Teach the Earth > Metacognition > Strategies for Teaching Metacognition > Think Aloud Pair Problem Solving for Geoscience Faculty Development

Think Aloud Pair Problem Solving for Geoscience Faculty Development

Contributors: Ron Narode, Erin Peters, Helen King, Mimi Fuhrman, Annia Fayon, Kaatje Kraft
Developed at the 2008 workshop, The Role of Metacognition in Teaching Geoscience.

Course level: any

Description of the metacognitive tactic:
Asking a question that has multiple ways of expressing the answer. Answering this specific question would illustrate the use of 'multiple working hypotheses' technique and geoscientists' habits of mind, such as:

1. What caused the mass extinction at the Cretaceous-Tertiary boundary?
2. How do we know how old the earth is?
3. How do we know the continents have changed through time?
4. Why do we think the Grand Canyon sequence represents environmental change through time?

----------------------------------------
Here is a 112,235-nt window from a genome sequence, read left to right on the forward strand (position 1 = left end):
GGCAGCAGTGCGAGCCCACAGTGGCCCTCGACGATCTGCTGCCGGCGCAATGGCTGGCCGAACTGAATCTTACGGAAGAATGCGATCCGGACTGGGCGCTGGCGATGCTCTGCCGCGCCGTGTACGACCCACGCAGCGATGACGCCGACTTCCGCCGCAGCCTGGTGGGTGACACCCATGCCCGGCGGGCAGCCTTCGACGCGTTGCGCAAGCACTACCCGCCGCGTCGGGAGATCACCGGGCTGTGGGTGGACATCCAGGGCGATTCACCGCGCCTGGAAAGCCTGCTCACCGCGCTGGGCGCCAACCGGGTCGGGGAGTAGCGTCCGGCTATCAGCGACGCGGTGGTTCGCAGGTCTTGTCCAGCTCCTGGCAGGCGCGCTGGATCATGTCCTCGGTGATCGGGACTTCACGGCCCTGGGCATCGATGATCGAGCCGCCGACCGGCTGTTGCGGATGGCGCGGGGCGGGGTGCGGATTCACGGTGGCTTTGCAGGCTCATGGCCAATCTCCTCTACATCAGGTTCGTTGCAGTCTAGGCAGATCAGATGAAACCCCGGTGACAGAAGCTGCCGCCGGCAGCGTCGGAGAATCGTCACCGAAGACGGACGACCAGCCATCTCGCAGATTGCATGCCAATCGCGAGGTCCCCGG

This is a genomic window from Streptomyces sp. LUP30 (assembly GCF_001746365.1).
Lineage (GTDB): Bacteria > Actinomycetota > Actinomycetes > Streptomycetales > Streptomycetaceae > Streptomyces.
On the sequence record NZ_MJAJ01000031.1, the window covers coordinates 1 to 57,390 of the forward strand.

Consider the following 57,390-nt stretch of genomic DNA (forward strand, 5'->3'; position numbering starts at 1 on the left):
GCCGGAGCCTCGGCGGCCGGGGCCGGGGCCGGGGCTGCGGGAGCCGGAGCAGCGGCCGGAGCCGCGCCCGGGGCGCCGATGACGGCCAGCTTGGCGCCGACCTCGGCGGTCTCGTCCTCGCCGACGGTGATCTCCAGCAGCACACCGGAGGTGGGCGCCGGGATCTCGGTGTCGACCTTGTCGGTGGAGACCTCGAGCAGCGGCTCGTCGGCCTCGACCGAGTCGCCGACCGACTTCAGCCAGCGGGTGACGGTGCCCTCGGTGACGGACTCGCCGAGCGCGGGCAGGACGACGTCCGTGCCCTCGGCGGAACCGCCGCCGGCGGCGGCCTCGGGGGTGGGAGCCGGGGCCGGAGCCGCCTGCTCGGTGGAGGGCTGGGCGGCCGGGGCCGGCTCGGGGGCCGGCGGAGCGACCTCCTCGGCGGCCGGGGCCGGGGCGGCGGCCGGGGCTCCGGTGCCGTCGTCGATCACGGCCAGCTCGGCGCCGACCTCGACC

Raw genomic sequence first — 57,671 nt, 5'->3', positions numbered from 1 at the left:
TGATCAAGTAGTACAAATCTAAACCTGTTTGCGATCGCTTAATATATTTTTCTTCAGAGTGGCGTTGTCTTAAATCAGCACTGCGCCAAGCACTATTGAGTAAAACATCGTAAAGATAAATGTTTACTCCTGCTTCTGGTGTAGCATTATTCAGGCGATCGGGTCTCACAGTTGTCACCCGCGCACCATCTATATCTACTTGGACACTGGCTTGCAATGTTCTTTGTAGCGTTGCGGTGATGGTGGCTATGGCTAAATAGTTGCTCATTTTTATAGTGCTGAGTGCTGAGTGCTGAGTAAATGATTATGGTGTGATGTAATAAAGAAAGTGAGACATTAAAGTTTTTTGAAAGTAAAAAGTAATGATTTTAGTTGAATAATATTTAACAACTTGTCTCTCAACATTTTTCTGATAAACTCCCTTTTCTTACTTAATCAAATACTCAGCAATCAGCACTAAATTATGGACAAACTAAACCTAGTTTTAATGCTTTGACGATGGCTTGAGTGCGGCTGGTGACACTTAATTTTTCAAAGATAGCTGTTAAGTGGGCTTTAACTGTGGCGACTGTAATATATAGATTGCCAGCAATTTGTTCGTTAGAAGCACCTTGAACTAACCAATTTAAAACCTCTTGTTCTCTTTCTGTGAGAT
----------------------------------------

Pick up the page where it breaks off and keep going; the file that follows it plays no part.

5. How do you explain the sequence of layers in the Grand Canyon?

Part 1 is described in the activity, Metacognition Training through Think-Aloud Pair Problem Solving [TAPPS]: Two Lessons about Rivers
Part 2. This involves a debriefing of the exercise to increase participant's awareness of what they have actually been doing. The facilitator needs to draw attention to the 'metacognizing' in the room.

As part of this exercise, faculty need to describe what it was like to be in each role - the problem solver and the listener.

Goals for using this tactic

  • Learning goals:
    The learning goal for this tactic is for geoscience faculty to become aware of their own thought process. During the activity such that faculty will be more likely to model the thinking in their own classrooms.
  • Self-regulation goals:
    Faculty have become experts in their problem solving such that their thinking process has become automatized. This activity will allow them to deconstruct that thinking process.

How this tactic helps students meet that goal:
See descriptions above.

Additional references or resources:
Metacognitive Variables, Problems, and Solutions

See more examples of strategies for teaching metacognition